Growth on the Platform: Female Olympic Talent

An historical perspective on female athletes, the Olympics, and doping in Olympic weightlifting.

As the first week of the Games of the XXX Olympiad wrap up in Rio de Janeiro, Brazil, all weightlifting creatures are indeed stirring. The controversies leading up to the Games, including the country’s lack of readiness, the Zika virus, and the doping that banned Russian athletes, all have an effect on the competition.

Before the Games even started, one Olympic story has emerged that was encouraging to those of us in Canada. Canadian weightlifter Christine Girard, the 63kg bronze medal winner in London, may be upgraded to a gold medal after the top two finishers in her weight class tested positive for doping. The appeals process is long and complex, so it might be a while for Girard to be handed the gold medal, but it certainly gives renewed hope for our team.

Banned substances are the “weeds in our garden” but as is well known now those weeds now grow very well in a lot of gardens. In addition, they are no respecter of gender. I remember 30 years ago when one female professor commented that drug use could only occur with men. Women certainly would never try to gain such an advantage. Unfortunately, she was proven wrong. We cannot be complacent about female drug use. Women’s bodies do not produce near as much testosterone as men’s, so when a woman does use real or artificial testosterone, the effects will be that much more dramatic, increasing the temptation.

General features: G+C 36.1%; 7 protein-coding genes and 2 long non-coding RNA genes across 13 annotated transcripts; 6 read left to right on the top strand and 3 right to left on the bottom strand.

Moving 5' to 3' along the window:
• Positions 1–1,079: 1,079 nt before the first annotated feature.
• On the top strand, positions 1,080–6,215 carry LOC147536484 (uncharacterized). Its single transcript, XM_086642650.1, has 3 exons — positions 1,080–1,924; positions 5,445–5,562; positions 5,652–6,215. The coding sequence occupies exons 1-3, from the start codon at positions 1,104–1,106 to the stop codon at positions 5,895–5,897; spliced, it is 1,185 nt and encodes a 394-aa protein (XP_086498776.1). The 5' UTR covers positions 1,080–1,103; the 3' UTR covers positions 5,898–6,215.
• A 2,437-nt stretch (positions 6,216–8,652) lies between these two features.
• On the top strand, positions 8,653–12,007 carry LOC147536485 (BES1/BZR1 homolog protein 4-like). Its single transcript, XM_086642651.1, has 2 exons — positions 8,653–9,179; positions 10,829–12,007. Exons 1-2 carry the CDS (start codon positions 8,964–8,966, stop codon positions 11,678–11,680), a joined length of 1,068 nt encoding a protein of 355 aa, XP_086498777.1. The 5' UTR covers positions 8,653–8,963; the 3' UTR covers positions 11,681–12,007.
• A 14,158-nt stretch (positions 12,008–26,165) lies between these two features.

While I do not know if Christine Girard’s 2012 sample was tested or not, I am optimistic. She had tested negative frequently at home and if all things work out it will perhaps do more to show that drug usage is not de rigeur in our sport. If nothing else, the Russian Olympic ban opens up space for other, hopefully clean athletes to compete in the Games.

The Early Days

In the early days of women’s international weightlifting, three countries blazed trails for women’s weightlifting: Canada, the United States, and Great Britain. I remember in the 1960s the consensus among many that weightlifting would not be affected by any female invasion. It was not because of resistance; we just assumed that women weren’t interested in the first place.

But before our first gray hairs emerged we would see that assumption go down the drain. As a few pioneers entered contests in the 1970s, and a few more in the 1980s, things were well on their way. Women in Western countries were the first to make this move because women in the Eastern Bloc and many third-world countries were either ideologically opposed to women lifting or simply could not afford to devote resources to what they considered would be a very unnecessary activity. Over time, Western countries lost their early dominance in the sport; however, the situation is beginning to turn the tides.

The talent pool for female lifters widens each year. [Photo credit: Breaking Muslce/Bruce Klemens]

Weightlifting Today

Let’s start with “my” team. In 2016 the Canadian team consists of one man and one woman.